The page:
Tomorrow we have no Saints to honor, but tomorrow will be the anniversary of when Union General Ulysses S. Grant took Fort Donelson in 1862 during the American Civil War. I will wake up, and after breakfast I will leave the house at 9:30 am for my 11:00 am appointment at the Clinic at the Casino with the Renal Physician. On my way home I will get my salad supplies, and I will make my lunch salads. Our LSU Lady Tigers (17-8, 6-6) will be playing a Home College Basketball game with the Texas A&M Lady Aggies (19-6, 9-3); I will post the score of the game in Friday’s Daily Update.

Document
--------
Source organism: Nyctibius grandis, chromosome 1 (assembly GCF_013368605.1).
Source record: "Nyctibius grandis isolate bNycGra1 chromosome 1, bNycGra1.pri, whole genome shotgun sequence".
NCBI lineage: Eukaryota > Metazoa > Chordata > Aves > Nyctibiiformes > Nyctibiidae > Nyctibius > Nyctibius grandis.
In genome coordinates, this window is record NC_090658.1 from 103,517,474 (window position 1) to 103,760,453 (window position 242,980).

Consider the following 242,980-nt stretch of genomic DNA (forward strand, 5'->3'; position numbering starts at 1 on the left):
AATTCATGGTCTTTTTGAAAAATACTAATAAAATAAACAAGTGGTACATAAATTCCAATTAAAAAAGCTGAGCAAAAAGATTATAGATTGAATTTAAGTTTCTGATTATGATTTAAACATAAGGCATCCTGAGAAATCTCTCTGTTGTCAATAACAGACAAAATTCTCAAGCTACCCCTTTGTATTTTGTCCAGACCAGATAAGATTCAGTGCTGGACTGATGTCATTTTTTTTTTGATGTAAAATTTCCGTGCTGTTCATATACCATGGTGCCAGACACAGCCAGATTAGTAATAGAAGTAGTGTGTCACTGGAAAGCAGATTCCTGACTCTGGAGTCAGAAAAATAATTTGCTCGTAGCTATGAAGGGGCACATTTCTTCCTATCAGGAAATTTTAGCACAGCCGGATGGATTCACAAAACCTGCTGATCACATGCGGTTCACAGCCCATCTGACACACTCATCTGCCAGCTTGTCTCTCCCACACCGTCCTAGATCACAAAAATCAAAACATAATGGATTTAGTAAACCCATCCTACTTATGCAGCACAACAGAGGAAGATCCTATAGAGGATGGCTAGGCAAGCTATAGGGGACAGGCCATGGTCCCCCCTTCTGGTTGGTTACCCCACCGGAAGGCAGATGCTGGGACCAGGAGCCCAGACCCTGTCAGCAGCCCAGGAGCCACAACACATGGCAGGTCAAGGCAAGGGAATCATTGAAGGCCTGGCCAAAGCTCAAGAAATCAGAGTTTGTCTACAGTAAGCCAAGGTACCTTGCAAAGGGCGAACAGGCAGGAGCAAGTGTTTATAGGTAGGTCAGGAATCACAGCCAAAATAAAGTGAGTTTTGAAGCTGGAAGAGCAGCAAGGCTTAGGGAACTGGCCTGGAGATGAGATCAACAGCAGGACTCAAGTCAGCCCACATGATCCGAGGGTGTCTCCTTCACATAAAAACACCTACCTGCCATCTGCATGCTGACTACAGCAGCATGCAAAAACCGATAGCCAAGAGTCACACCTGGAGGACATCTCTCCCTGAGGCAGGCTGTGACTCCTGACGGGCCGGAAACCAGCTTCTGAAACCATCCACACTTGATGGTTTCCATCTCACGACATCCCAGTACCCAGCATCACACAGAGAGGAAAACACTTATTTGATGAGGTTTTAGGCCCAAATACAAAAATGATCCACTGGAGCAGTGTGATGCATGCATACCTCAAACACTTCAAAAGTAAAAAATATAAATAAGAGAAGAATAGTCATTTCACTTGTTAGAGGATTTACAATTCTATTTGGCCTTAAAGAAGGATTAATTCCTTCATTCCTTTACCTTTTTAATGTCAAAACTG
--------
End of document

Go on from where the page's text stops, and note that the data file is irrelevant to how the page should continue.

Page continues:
Our Wednesday Evening Parting Quote comes to us from Mary Grace Canfield, American actress. Born in 1924 in Rochester, New York, she began her acting career mostly in small theatre companies and regional theatre. Between 1952 and 1964 she appeared in several Broadway plays, although most ran for no more than a month. Her Broadway credits included The Waltz of the Toreadors and The Frogs of Spring. Canfield’s first credited performance on television was in March 1954, when she portrayed Frances in the episode “Native Dancer” on Goodyear Playhouse. Her film debut was in the 1960 feature Pollyanna. After making additional television appearances, she played a housekeeper, Amanda Allison, in the ABC sitcom The Hathaways during the 1961-62 season. As Thelma Lou’s “plain” cousin in an episode of CBS’s The Andy Griffith Show, she had an arranged blind date with Gomer Pyle, played by Jim Nabors. Her name on that episode was her actual first and middle name, Mary Grace. She was best known for her recurring role on the hit CBS comedy series Green Acres as Ralph Monroe, the all-thumbs carpenter who greeted her fellow Hootervillians with her signature “Howdie Doodie!” She appeared in more than 40 episodes of the show during its six-season run from 1965 to 1971. In 1966 Canfield played Abner Kravitz’s sister, Harriet, on three episodes of Bewitched. Actress Alice Pearce, who played Abner’s wife, Gladys Kravitz, had died from ovarian cancer, and her successor as Mrs. Kravitz (Sandra Gould) had yet to be hired. In 1967 she was in The St. Valentine’s Day Massacre. During the early 1970s Canfield and actress Lucille Wall shared the role of Lucille March on General Hospital. She was in Something Wicked This Way Comes in 1983, and reprised her role of Ralph Monroe in the 1990 TV movie Return to Green Acres. Her last movie work was in 1993, when she was in Young Goodman Brown; that same year she did her last credited television work, in an episode of The Jackie Thomas Show. Canfield made her last public appearance in 2005, when she attended Eddie Albert’s funeral along with Green Acres co-stars Sid Melton and Frank Cady (died 2014): “To be remembered for Ralph kind of upsets me — only in the sense that it was so easy and undemanding. It’s being known for something easy to do instead of something you worked hard to achieve.”